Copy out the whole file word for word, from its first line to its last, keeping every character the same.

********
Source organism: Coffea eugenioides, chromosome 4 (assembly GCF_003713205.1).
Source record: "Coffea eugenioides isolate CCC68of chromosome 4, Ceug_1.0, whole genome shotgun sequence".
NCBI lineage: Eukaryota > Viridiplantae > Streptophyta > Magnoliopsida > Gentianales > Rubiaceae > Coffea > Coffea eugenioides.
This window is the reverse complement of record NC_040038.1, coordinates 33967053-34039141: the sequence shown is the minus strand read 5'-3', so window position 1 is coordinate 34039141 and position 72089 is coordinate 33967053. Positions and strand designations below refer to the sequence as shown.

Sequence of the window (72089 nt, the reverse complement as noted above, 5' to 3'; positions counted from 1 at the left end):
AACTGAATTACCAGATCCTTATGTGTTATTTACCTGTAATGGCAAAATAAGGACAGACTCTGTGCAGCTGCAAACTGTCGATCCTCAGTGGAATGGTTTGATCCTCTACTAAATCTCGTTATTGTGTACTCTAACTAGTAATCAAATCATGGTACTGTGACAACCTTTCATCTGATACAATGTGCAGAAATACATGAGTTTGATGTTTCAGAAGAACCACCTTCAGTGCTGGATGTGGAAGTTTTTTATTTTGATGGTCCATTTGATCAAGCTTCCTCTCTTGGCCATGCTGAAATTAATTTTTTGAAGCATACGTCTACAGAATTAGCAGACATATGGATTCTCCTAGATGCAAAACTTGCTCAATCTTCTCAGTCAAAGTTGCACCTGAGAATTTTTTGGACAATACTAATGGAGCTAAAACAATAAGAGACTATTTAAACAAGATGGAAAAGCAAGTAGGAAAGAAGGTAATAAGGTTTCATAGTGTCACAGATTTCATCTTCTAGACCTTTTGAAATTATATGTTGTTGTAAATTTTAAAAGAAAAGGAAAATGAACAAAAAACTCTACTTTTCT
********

Source organism: Coffea eugenioides, chromosome 4 (assembly GCF_003713205.1).
Source record: "Coffea eugenioides isolate CCC68of chromosome 4, Ceug_1.0, whole genome shotgun sequence".
NCBI lineage: Eukaryota > Viridiplantae > Streptophyta > Magnoliopsida > Gentianales > Rubiaceae > Coffea > Coffea eugenioides.
This window is the reverse complement of record NC_040038.1, coordinates 33967053-34039141: the sequence shown is the minus strand read 5'-3', so window position 1 is coordinate 34039141 and position 72089 is coordinate 33967053. Positions and strand designations below refer to the sequence as shown.

Sequence of the window (72089 nt, the reverse complement as noted above, 5' to 3'; positions counted from 1 at the left end):
AACTGAATTACCAGATCCTTATGTGTTATTTACCTGTAATGGCAAAATAAGGACAGACTCTGTGCAGCTGCAAACTGTCGATCCTCAGTGGAATGGTTTGATCCTCTACTAAATCTCGTTATTGTGTACTCTAACTAGTAATCAAATCATGGTACTGTGACAACCTTTCATCTGATACAATGTGCAGAAATACATGAGTTTGATGTTTCAGAAGAACCACCTTCAGTGCTGGATGTGGAAGTTTTTTATTTTGATGGTCCATTTGATCAAGCTTCCTCTCTTGGCCATGCTGAAATTAATTTTTTGAAGCATACGTCTACAGAATTAGCAGACATATGGATTCTCCTAGATGCAAAACTTGCTCAATCTTCTCAGTCAAAGTTGCACCTGAGAATTTTTTGGACAATACTAATGGAGCTAAAACAATAAGAGACTATTTAAACAAGATGGAAAAGCAAGTAGGAAAGAAGGTAATAAGGTTTCATAGTGTCACAGATTTCATCTTCTAGACCTTTTGAAATTATATGTTGTTGTAAATTTTAAAAGAAAAGGAAAATGAACAAAAAACTCTACTTTTCT